“I'm under 25 and not currently on housing benefit, but I was last year – in a strange city with no family nearby – my job had fallen through I’d have been stuck without it. I try not to claim benefit unless I really need to. I have been entitled to benefit this year but haven't done so because I can scrape by, but I don't know if I can manage another year like this one and I’m only 22. If they get rid of housing benefit then people like me would be forced to move back in with parents and they haven't the space. They are old, sick and wouldn't survive the stress if me and my sister lost our place. We have agreed if things get any worse (hours cut back) then we would be applying, but neither of us are over 25” Anon
“I'm 22 and even with housing benefit I am struggling with bills and even buying food. Take away my housing benefit (I'm unemployed due to severe illness currently) and I will literally be on friend's sofas, or out on the streets. I'm not even making this up! Most of my graduate friends will be forced to move back in with their parents, and won't end up moving out till they're 30. I can't move back in with parents because of personal issues. Do you want people like me to become homeless and resort to selling our bodies just to pay rent and eat?” Anon
“There are lots of young people in this country who have unhappy homes and may be victims of violence. Housing benefits gives the under-25s a chance to escape from those environments” Anon
“Under-25s need to have access to housing benefit to allow them to live independently of their family. Many young adults have very difficult or strained relationships with their family, and to force them to live at home would very likely be harmful to their mental, emotional, and physical wellbeing” David, London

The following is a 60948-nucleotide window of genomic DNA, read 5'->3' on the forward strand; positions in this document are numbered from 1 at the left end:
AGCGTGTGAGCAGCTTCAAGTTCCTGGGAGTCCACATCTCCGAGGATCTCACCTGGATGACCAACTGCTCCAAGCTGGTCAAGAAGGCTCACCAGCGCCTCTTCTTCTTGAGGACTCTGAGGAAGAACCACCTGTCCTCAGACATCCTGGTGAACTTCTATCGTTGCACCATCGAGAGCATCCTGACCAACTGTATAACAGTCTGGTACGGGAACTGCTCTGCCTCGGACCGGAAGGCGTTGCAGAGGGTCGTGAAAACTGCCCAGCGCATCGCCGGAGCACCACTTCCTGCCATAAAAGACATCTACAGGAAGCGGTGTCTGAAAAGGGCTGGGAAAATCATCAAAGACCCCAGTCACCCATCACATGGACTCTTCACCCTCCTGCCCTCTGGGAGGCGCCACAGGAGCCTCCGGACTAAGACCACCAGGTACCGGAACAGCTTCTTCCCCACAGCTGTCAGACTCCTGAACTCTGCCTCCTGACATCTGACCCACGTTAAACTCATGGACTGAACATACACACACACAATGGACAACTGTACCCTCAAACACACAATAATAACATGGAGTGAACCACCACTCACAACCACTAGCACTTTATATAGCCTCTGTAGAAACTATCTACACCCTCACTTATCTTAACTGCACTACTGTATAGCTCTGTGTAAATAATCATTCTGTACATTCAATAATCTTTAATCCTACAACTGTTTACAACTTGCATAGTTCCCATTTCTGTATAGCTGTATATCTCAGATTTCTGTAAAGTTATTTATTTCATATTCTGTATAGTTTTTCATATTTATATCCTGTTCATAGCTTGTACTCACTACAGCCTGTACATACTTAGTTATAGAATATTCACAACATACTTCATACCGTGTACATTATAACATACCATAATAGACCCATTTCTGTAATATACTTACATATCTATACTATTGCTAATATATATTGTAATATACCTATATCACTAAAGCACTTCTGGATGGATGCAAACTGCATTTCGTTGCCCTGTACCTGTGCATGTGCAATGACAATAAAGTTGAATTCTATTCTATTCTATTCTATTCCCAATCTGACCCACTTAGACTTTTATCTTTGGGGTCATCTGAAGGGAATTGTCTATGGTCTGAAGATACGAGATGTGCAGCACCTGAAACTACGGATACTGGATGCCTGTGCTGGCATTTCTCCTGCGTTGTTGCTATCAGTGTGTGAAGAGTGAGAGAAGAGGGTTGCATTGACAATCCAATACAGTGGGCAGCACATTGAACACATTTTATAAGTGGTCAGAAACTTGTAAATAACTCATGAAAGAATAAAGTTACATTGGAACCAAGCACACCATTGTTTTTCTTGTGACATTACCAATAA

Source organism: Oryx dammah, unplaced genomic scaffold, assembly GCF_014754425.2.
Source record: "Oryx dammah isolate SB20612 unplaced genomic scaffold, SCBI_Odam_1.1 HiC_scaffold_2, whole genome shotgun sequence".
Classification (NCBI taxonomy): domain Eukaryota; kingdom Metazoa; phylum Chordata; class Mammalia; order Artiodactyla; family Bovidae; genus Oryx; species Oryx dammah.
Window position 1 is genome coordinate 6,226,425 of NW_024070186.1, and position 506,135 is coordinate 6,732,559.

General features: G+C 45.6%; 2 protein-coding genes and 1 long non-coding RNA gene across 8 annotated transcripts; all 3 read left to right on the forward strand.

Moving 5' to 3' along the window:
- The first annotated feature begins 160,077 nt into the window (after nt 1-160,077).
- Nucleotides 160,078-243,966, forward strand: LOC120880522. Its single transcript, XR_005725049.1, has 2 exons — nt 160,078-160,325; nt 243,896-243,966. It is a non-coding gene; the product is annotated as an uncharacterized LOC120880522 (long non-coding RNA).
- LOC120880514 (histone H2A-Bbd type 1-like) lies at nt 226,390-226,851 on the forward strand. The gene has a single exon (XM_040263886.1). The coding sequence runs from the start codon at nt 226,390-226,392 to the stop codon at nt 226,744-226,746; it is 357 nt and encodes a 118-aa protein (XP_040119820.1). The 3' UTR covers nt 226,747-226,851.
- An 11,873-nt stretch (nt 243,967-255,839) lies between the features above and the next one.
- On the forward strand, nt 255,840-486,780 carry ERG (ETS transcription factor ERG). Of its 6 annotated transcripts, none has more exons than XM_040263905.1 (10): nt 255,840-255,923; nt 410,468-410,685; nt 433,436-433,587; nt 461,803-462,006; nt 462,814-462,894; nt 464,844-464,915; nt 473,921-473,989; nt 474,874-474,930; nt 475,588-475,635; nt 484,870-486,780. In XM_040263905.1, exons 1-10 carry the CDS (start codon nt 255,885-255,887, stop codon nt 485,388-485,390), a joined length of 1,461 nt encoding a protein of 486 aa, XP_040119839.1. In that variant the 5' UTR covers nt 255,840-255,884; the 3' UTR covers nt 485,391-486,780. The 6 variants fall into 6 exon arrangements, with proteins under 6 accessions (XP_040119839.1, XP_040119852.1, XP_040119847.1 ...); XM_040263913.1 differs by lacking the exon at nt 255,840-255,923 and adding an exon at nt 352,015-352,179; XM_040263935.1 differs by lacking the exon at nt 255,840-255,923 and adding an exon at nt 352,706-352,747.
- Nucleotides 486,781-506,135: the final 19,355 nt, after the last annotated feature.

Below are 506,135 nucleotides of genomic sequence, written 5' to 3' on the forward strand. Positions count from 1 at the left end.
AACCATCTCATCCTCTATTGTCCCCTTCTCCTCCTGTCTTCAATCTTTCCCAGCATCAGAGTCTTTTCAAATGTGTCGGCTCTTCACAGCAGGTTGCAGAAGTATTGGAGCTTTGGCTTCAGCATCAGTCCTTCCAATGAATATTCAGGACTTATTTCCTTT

“It is not feasible for many under-25s to live at home, especially for the poor in cramped housing. Parents deserve a rest from their grown-up children. I thought the government wanted people to be independent, not reliant on others? It is partly because property is overvalued that people can't afford rents without benefits and partly to poor pay. Why should the state subsidise poorly-paying employers?” Anon
“If a person can pay tax aged 16 then surely they should be eligible for benefits at that age. When I was that age I was married. It's normal for people to leave home before 25. This is another hare-brained scheme from someone who never had to fend for himself” Chris, Coventry
“Adults are adults and may have moved hundreds of miles from their parents to attend university. Upon graduation they may be forced to take temporary, low paid jobs. As they could still be in need of the housing benefit whilst working, the alternative is forcing them to go back to their parents, thus damaging social mobility and life chances – especially when the parents live in an economically weak area!” Geoff C, Keighley
“It is in a sense discriminatory – why should someone under 25 be penalised if they lose their job? It is also impractical – If a young person has moved to a different part of the country in pursuit of work and then loses their job, what is the sense of forcing them to go home (quite possibly to an area with fewer employment opportunities)?” Caz P, Dorset
“The under-25s are most at risk of becoming homeless, they should be given at least equal help with housing as older people. No one has suggested a single valid reason why they oughtn't be entitled to the same as the rest of us other than that it saves money” Jack, Bradford
“Young people have taken many hits recently. We are now stuck with much longer working lives, with higher pension contributions, a less free NHS and hiked university tuition. Also, youth unemployment is incredibly high. The Coalition talks of fairness but how is it fair that the youth are taking the hit for the previous generations many mistakes? Those 30+ took advantage of the boom years with free NHS and education, and much more favourable working lives, and now young people are being forced to pay for it. Housing benefit allows young people to move to where the jobs are and taking it away is taking our opportunities and most likely our votes in the future. Also, I can't imagine parents being entirely happy with their disgruntled want-away children stepping on their toes until they are 25” Josh W, Cambridge